Another generator of power that jumps out is natural gas, 45.3%, that is a lot of Fracked Wells poisoning our ground water, 3 to 6 million gallons of water are used per well. If Fracking is safe why did Vice Pres Cheney lobby and win Executive, Congressional, and Judicial exemptions from:

    Clean Water Act.

    Safe Drinking Water.

    Act Clean Air Act.

    Resource Conservation and Recovery Act.

    Emergency Planning Community Right to Know Act.

    National Environmental Policy Act.

    “Americans should not have to accept unsafe drinking water just because natural gas is cheaper than Coal. the Industry has used its political power to escape accountability, leaving the American people unprotected, and no Industry can claim to be part of the solution if it supports exemptions from the basic Laws designed to ensure that we have Clean Water and Clean Air” Natural Resources Defense Council.

    We have to change how we generate our electricity, with are current drought conditions and using our pure clean water for Fracking, there has to be a better way to generate electricity, and there is, a proven stimulating policy.

    The Feed in Tariff is a policy mechanism designed to accelerate investment in Renewable Energy, the California FiT allows eligible customers generators to enter into 10- 15- 20- year contracts with their utility company to sell the electricity produced by renewable energy, and guarantees that anyone who generates electricity from R E source, whether Homeowner, small business, or large utility, is able to sell that electricity. It is mandated by the State to produce 33% R E by 2020.

    FIT policies can be implemented to support all renewable technologies including:
    Wind
    Photovoltaics (PV)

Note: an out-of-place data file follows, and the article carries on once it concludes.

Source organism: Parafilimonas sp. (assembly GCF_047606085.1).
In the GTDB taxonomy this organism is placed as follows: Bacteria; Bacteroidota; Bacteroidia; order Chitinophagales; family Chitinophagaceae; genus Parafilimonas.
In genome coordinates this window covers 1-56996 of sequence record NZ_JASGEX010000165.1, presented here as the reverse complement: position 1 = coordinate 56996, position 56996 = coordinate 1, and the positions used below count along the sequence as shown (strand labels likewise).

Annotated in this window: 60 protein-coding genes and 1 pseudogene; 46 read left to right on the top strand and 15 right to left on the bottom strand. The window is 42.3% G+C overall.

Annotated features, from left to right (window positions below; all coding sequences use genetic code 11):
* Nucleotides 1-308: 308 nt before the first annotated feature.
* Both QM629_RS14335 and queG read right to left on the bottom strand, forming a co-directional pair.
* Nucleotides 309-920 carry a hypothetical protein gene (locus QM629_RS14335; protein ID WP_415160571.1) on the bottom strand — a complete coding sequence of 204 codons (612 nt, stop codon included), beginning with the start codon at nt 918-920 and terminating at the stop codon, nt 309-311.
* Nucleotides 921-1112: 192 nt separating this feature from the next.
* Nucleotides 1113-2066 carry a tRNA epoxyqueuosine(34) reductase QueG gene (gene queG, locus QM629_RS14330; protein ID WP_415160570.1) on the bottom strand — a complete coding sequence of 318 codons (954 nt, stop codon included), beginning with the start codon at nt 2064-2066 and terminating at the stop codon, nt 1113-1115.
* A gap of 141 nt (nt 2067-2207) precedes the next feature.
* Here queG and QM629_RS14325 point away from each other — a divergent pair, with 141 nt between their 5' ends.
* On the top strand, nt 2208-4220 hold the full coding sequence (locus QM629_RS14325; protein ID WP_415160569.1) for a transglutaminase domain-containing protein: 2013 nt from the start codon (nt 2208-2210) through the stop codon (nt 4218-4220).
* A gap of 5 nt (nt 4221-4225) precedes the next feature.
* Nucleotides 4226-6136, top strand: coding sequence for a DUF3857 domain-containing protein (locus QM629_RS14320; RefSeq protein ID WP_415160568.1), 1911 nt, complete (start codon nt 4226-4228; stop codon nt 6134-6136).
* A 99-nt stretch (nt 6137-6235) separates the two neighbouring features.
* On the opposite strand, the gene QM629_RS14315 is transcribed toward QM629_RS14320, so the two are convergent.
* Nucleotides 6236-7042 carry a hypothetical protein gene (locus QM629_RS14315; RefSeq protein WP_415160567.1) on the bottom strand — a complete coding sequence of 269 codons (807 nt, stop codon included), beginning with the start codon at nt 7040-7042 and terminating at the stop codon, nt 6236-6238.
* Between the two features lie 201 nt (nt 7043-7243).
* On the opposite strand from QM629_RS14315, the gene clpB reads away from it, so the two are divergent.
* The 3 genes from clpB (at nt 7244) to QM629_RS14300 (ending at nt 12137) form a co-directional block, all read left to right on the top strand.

Solar thermal
    Geothermal
    Biogas
    Biomass
    Fuel cells
    Tidal and wave power.

    There is currently 3 utilities using a Commercial Feed in Tariff in California Counties, Los Angeles, Palo Alto, and Sacramento, are paying their businesses 17 cents per kilowatt hour for the Renewable Energy they generate. We can get our Law makers and Regulators to implement a Residential Feed in Tariff, to help us weather Global Warming, insulate our communities from grid failures, generate a fair revenue stream for the Homeowners and protect our Water.

    Why it is better to own your own Renewable Energy System.

    “The benefits of owning a renewable energy system far outweigh the benefits of a lease or a power purchase agreement (PPA). Under the American Recovery and Reinvestment Act of 2009, homeowners are eligible for a federal personal income tax credit up to 30% of the purchase cost of their renewable energy system, without a maximum limit.** Homeowners can utilize the incentive money in any way they choose. But homeowners that choose to lease their systems turn over their rebates and incentives to the third party lease or PPA companies associated with the solar systems installed on their homes.”

    “The owner of a renewable energy system is also sheltered from rising electricity costs, which have historically increased on average of 3-5% each year. This presents homeowners with opportunities to save money each month on energy and also reduces their reliance on third-party utility companies. By purchasing a renewable energy system with cash or through a loan, a homeowner can completely pay off his or her system and then independently produce clean energy.